Many companies, as good as they may be, engage in self-destructive behaviors. Some companies that seem to be doing well and are on top of their industry can, in a very short time, spiral downward into a disastrous cycle. These companies may possess top leaders and managers, have a proven track record of success, an excellent competitive position, and equally outstanding products and/or services. Why, then, do companies such as these go wrong? This question is one that has plagued academia for ages.
As companies grow they tend to organize themselves into “functional” and later “regional silos” – they divide themselves internally along functional and regional lines. Successful growth requires systematization and organization – rules, policies, and procedures. However, the various units into which companies organize themselves don’t always get along well with each other, for various reasons.
1The Self-Destructive Habits of Good Companies … And How to Break Them AUTHOR: Jagdish N. Sheth PUBLISHER: Wharton School Publishing 2010
Things that lead to the habit of territorial impulse:
- The corporate ivory tower – the CEO and his top management are insulated from day-to-day operations.
- Growth requires the institution of formal policies and procedures – a blizzard of rules and regulations can reduce communication between divisions.
- The founder’s culture is subsumed within a larger corporate culture and the informal, spontaneous culture is extinguished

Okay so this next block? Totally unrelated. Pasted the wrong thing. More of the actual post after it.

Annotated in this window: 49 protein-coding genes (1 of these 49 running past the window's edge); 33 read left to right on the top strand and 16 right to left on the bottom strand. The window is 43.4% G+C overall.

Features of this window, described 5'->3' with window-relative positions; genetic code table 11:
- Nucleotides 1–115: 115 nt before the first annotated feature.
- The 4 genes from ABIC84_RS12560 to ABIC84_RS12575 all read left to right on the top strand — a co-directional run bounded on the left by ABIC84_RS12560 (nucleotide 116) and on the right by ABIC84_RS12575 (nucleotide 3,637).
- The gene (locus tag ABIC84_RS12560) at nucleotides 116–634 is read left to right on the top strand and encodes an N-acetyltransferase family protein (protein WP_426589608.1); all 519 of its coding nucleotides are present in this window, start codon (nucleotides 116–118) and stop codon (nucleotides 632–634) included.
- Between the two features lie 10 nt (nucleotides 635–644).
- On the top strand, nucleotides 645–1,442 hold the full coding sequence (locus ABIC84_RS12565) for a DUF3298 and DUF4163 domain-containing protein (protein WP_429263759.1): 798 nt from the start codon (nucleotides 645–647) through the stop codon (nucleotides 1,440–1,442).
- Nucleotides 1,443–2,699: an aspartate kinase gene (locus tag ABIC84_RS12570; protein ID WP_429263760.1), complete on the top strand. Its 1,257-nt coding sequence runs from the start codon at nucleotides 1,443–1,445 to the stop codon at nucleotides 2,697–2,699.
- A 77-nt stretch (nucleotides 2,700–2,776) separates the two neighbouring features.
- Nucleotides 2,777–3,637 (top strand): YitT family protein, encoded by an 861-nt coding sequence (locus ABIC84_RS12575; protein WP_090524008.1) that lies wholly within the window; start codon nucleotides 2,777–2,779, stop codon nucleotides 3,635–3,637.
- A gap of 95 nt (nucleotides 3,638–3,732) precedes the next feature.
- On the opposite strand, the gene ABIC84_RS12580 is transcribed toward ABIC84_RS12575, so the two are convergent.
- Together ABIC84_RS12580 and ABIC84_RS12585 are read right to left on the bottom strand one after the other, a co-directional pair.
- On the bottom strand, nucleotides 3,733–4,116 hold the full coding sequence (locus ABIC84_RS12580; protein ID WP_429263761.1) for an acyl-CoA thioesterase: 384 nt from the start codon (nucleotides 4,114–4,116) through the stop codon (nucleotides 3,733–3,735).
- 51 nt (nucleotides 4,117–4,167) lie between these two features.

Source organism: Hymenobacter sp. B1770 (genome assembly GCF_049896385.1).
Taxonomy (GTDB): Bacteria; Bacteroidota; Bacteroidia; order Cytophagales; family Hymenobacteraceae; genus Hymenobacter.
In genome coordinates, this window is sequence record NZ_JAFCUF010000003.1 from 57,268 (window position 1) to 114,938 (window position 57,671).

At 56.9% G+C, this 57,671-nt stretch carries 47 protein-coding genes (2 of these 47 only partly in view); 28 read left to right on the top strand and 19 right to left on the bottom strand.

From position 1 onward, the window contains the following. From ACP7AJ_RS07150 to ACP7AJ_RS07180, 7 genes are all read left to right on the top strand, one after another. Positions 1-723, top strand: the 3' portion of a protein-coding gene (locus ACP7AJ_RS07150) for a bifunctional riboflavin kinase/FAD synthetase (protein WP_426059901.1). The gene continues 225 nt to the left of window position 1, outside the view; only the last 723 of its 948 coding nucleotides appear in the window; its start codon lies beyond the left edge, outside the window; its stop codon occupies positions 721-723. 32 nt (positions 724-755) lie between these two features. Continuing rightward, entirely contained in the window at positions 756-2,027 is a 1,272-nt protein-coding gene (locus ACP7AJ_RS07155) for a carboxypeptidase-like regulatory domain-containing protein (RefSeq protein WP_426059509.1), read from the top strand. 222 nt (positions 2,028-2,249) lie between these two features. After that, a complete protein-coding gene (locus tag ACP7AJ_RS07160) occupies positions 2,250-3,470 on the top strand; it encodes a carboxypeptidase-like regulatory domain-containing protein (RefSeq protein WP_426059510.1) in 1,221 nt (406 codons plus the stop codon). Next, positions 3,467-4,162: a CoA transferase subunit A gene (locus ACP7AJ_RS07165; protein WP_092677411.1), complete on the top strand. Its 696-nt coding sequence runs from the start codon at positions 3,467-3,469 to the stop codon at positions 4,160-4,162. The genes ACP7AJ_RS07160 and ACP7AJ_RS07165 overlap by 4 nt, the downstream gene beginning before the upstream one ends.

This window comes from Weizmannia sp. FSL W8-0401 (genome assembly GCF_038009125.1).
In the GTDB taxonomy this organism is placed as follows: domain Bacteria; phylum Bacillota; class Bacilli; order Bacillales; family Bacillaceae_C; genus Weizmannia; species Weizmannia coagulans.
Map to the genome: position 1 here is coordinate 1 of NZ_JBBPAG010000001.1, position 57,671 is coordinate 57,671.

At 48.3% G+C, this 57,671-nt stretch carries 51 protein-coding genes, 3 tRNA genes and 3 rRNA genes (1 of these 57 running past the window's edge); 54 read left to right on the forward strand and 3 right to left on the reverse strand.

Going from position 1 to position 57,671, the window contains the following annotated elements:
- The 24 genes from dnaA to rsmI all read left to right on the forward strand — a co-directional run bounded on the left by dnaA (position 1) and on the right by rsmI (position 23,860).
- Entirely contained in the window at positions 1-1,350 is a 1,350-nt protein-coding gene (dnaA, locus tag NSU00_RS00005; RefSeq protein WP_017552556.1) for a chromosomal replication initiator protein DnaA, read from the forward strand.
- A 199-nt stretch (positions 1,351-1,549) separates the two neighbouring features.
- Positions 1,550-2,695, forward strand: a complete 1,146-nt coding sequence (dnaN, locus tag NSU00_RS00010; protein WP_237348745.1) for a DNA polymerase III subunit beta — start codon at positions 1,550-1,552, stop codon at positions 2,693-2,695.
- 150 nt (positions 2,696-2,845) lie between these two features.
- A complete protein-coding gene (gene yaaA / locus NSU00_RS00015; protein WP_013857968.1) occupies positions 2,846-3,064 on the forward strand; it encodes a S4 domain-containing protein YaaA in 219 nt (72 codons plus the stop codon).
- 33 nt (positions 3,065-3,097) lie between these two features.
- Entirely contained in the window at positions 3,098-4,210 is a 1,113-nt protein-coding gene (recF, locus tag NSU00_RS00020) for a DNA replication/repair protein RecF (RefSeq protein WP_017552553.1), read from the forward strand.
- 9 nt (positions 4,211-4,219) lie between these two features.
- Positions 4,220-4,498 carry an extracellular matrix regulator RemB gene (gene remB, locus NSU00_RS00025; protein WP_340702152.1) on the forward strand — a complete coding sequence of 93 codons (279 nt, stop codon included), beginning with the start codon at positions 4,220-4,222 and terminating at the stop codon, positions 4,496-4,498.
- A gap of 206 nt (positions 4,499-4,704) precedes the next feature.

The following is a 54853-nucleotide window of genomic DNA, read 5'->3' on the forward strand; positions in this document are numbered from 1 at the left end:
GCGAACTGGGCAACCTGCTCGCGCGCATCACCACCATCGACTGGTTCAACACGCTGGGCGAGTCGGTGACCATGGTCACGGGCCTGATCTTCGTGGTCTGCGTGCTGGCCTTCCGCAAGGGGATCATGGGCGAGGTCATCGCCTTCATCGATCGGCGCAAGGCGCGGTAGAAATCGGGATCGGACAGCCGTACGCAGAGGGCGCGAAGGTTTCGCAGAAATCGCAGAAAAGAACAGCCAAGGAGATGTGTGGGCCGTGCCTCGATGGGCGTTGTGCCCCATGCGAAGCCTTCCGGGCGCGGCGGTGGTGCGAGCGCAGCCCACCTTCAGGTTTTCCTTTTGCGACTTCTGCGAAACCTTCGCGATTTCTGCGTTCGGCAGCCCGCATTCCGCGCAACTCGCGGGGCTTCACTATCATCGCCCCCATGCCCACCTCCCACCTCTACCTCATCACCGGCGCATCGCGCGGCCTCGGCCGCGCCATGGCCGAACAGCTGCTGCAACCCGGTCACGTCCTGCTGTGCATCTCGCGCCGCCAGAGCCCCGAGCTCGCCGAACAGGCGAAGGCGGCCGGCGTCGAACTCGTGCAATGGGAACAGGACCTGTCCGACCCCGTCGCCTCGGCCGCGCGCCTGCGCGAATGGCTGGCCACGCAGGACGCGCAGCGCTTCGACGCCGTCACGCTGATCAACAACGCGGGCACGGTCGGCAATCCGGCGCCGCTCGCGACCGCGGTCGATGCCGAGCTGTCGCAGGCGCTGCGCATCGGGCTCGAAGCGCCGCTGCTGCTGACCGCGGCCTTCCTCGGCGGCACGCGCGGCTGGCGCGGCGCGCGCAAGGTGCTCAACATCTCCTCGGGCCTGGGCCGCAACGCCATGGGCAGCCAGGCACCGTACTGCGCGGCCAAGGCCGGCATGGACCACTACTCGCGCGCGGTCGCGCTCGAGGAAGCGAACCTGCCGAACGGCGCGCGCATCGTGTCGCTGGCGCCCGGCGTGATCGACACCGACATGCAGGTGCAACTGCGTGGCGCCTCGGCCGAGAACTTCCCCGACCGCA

- A company’s culture is dominated by one functional specialty. Every division has its own functional cultures and it’s very unhealthy for one to dominate over all the others.
The warning signs of territorial impulse:
- Dissension – a lot of headstrong lieutenants instead of one strong general.
- Indecision – decision-making is an agonizing or even impossible process.
- Confusion – one side doesn’t know what the other side is up to.
- Malaise – nobody’s happy.
How to break the territorial impulse habit:
- Engage in effective internal marketing – the leader must bring all the people together in a common cause.
- Push the managers out of the ivory tower – rotate the people in and out of different functional or geographic silos.
- Create permanent cross-functional teams – organize permanent management teams that include representation from all silos.
- Reorganize around customers or products rather than around function or geography.
How to prevent the habit of territorial impulse:
- Implement a transparent and predictable method for succession planning.
- Create a culture in which no one function is superior to another.
- Focus on an external driver to have functions operate as a coalition with a common goal.
- If a dominant subculture exists in a company, rotate people from that culture among the various functional silos.